As you probably know, Bluetooth uses a short-range radio signal to provide wireless communications, typically between various personal communication devices such as cell phones and headsets or PDAs. Bluetooth allows you to create a wireless personal area network (WPAN) that can communicate with other Bluetooth devices within a small physical radius (about 10 meters). Bluetooth relies on the use of radio waves and overcomes earlier infrared (IR) technologies that were used for personal communication devices. IR required line-of-sight for communicating with another device and it was a one-to-one connection. Bluetooth overcomes these limitations because it does not require line-of-sight and it allows many devices to communicate simultaneously. Bluetooth limits interference with other radio signals and other Bluetooth devices by limiting its broadcast range to 10 meters and by using a random frequency hopping algorithm. If interference does occur, it would be extremely short-lived since frequency hopping involves changing frequency several times per second.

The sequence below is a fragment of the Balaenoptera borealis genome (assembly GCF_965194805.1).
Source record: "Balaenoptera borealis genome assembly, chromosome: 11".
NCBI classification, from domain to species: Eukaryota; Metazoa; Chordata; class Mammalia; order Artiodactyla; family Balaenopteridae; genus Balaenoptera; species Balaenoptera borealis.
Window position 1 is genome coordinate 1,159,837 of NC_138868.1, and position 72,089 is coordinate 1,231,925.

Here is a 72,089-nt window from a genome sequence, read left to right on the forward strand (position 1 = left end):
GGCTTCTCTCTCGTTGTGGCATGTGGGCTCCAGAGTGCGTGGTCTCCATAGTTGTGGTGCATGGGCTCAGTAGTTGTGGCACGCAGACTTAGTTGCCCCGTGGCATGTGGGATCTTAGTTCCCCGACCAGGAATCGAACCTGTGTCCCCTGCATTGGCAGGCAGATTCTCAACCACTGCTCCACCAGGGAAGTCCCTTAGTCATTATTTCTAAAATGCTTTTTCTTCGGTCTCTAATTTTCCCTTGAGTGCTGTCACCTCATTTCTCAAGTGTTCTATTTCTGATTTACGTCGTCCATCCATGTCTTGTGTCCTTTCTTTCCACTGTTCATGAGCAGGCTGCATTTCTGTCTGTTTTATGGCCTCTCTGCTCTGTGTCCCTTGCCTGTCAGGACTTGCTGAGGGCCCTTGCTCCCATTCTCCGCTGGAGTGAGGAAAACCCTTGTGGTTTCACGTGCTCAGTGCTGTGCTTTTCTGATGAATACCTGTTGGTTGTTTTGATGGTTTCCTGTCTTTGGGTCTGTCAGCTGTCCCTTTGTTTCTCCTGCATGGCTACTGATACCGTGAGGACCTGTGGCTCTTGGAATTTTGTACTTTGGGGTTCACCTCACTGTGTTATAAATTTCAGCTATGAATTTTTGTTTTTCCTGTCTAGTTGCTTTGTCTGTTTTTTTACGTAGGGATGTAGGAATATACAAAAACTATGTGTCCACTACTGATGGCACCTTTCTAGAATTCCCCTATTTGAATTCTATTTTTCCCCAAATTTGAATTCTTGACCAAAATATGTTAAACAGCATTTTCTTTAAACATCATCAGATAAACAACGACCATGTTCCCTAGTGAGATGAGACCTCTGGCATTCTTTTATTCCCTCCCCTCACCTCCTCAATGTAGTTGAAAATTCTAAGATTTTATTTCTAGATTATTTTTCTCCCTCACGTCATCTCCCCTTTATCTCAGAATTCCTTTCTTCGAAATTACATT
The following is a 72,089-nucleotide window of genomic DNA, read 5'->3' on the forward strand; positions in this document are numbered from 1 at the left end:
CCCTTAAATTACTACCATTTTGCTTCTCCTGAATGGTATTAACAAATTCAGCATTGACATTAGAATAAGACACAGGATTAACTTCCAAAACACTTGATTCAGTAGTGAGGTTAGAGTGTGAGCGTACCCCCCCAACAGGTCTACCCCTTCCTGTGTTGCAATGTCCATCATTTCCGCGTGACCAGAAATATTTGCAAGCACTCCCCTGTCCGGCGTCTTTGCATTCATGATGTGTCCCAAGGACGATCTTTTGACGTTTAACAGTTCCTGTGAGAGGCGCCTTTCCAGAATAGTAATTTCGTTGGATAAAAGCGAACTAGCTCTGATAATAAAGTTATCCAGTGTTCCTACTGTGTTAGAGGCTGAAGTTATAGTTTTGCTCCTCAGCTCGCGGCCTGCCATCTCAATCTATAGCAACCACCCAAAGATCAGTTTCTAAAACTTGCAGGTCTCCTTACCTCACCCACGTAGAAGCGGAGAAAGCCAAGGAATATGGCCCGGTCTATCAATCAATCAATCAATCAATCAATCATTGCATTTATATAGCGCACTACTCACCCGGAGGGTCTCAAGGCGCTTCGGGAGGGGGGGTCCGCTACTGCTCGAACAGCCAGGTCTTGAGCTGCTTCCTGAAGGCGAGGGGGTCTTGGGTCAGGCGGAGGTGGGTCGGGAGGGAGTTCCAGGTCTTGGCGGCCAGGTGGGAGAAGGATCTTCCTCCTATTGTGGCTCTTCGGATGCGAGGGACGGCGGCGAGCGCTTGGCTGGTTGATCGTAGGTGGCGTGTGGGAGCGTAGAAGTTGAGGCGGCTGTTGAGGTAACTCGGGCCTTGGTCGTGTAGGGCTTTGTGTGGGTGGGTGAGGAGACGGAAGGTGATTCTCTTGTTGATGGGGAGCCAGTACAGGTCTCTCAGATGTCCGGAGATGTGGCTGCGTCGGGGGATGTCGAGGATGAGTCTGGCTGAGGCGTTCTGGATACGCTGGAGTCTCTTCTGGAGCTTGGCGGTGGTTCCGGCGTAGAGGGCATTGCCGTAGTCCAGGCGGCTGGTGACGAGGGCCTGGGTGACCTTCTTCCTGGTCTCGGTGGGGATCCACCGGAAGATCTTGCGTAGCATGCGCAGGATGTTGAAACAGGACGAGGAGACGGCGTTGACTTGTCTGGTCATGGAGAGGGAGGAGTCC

Let's take a short side-trip to understand how Bluetooth devices communicate with one another so you can better understand the threat. Bluetooth devices "pair up" by exchanging a passkey (depending on the type and level of authentication selected). Once this occurs, the devices have essentially created a personal area network (PAN) in which one of the devices assumes the lead role ("master"). A single device can participate in multiple PANs, creating a scatternet, as shown in Figure 12.4. PAN1 and PAN2 form the scatternet and by design, the hand-held computer could be communicating, via the cell phone with the laptop computer. Since radio signals move through walls, the scatternet can be formed much like a standard wireless network. Some Bluetooth users mistakenly believe that their devices are safe but if you have Bluetooth enabled and you're not actively using it, it's possible your device is part of a scatternet without even knowing it.
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